- Work areas should be clean, well lit and maintained in good repair.
- Work surfaces should be smooth, non-absorbent (water-resistant).
- The premises must have at least one sink to be used only for hand washing with hot and cold running potable water. The handwashing sink shall be in a convenient location that is available at all times during service delivery.
- Hand washing sinks used by more than one premises are not acceptable, such as a public washroom in mall.
- The premise must also have at least one sink used for cleaning of instruments and equipment. The sink must be of adequate size for the largest piece of equipment that requires cleaning.
- The cleaning sink must be located one metre away from storage of clean items.
- Liquid soap in a dispenser and single-use towels must be provided at all times by the sink for hand washing.
- Approved sharps containers are required for safe disposal of used, disposable sharps such as razor blades, needles, and lancets, and must be located where the sharps item is being used. Approved sharps container: dedicated, puncture-resistant, tamper-resistant, leak-proof, impenetrable by sharps, tight-fitting lid, bears a clearly identifiable biological hazard label
Remember: You do not have to see blood or body fluids on instruments for an infection to occur.
Personal Service Worker Health and Personal Hygiene:
- Routine Practices must be used on all clients during service delivery.
- Thoroughly wash hands before and after each client.
- Single-use, disposable gloves must be worn for all invasive procedures.
- Ensure the area of the client’s body you will be working on is free from any cuts, wounds, rash or visible infection.
- Hepatitis B vaccine is strongly recommended for all personal service workers.
- Keep client, accidental blood and body fluid exposure records and sterilizer monitoring records for a minimum of five years with the most current 12 month’s records on site.
- Instruments and equipment must be of durable construction, in good repair and stored in a sanitary manner to avoid contamination, especially sterilized items.
- Follow manufacturer’s instructions for all commercial products.
- All disinfectants should have a Drug Identification Number (DIN) on its product label except bleach and hypochlorite, as per the Ministry of Health and Long-Term Care.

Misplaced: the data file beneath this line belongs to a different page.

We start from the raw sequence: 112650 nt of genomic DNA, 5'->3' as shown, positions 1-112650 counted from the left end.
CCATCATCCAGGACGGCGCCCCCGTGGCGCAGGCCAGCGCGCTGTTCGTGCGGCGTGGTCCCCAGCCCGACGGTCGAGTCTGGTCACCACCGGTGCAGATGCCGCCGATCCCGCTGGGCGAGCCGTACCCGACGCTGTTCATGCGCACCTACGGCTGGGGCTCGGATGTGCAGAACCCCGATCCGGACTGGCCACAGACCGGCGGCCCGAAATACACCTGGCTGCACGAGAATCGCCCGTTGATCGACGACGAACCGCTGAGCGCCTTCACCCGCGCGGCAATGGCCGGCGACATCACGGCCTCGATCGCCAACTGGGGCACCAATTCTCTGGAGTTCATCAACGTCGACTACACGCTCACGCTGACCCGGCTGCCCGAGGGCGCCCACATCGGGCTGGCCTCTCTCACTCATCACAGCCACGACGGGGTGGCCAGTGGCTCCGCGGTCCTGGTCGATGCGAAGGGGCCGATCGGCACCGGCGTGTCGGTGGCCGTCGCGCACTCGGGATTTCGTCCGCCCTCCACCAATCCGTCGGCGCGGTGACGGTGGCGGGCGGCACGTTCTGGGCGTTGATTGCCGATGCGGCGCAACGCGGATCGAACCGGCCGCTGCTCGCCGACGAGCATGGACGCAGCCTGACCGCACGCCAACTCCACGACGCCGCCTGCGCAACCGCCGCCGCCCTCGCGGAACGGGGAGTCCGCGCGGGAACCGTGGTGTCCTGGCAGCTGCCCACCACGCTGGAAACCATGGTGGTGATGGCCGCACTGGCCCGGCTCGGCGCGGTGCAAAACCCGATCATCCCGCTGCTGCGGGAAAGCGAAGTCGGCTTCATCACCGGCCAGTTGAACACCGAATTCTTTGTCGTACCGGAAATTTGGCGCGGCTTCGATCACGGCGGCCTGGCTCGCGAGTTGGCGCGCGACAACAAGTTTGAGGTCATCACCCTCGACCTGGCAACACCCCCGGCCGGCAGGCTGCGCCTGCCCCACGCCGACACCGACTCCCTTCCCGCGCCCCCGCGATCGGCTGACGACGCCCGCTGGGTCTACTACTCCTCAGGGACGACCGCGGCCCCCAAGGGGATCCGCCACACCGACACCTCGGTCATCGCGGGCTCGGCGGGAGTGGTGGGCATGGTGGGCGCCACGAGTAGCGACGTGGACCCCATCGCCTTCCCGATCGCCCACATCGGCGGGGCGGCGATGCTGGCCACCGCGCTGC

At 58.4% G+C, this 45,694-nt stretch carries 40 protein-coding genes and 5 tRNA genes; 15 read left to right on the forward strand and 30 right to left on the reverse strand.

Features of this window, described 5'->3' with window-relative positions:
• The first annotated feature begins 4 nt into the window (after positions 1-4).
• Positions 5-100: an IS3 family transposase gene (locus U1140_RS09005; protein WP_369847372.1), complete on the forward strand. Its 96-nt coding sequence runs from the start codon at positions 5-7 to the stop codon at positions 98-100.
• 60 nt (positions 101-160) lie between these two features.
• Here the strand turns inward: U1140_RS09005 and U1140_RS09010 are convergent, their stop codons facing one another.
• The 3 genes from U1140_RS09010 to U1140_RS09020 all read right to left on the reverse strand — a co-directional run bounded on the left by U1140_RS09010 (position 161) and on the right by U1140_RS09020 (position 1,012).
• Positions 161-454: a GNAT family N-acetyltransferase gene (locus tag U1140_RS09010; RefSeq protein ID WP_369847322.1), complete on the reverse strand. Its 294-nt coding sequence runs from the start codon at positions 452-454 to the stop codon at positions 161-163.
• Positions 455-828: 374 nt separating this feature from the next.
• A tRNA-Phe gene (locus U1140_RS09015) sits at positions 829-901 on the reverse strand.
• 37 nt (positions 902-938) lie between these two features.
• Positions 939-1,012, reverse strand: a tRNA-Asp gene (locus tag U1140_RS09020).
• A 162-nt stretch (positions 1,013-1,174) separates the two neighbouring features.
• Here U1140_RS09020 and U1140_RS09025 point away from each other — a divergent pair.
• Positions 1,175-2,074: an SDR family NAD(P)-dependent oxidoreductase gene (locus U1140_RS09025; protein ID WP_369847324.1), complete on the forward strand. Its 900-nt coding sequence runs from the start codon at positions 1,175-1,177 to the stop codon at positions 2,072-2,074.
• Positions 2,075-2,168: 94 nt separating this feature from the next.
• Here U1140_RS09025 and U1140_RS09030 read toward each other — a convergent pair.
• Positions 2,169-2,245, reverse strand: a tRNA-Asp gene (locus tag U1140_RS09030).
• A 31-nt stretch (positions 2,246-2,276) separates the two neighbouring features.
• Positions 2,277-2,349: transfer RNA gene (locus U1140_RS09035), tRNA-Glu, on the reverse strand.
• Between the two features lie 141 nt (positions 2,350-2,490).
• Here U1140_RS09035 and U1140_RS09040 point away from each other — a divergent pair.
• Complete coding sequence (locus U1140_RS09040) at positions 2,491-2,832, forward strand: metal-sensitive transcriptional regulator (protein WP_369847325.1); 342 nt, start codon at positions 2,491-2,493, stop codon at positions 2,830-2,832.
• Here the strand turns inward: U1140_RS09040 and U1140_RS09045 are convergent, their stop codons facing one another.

- Choose the proper disinfectant for the instrument and equipment depending on its use.
- To achieve disinfection, items require full immersion in the solution for the appropriate contact time.
- Linens, towels or sheets used on a client must be laundered prior to reuse.
- Thoroughly clean and rinse reusable instruments and equipment before disinfecting or sterilizing.
- In addition to cleaning and disinfection required after each client, all work surfaces must be cleaned and then disinfected (low level) at least once a day.
- Clean, single-use applicators must be used to dispense products used directly on clients such as creams, lotions, and wax. “Double dipping” is not permitted.
- Single-use, disposable items must be discarded immediately after each client. Do not re-use disposable items.
- All equipment and instruments that cannot be easily and thoroughly cleaned will be considered single-use disposable.
- Any equipment and instruments or item that is touched or handled during a procedure is considered contaminated. If it is a single-use item, it must be discarded. If it is a reusable item, it must be cleaned and disinfected or sterilized before use.
- Store dirty instruments separately from cleaned and disinfected or sterilized items.
- Used instruments should be soaked in cool water with or without a detergent if not immediately cleaned.
- Cleanse area of the skin to be treated with an antiseptic using a clean, disposable swab if applicable.
- First aid kits should be equipped with a magnet for those premises that use needles.
- Styptic products must be single-use and discarded after each client.
- Store workers’ personal items such as food, medication, and aesthetic items, separate from client supplies.
Source: Ministry of Health and Long-Term Care, Infection Prevention and Control Best Practices for Personal Services Settings, January 2009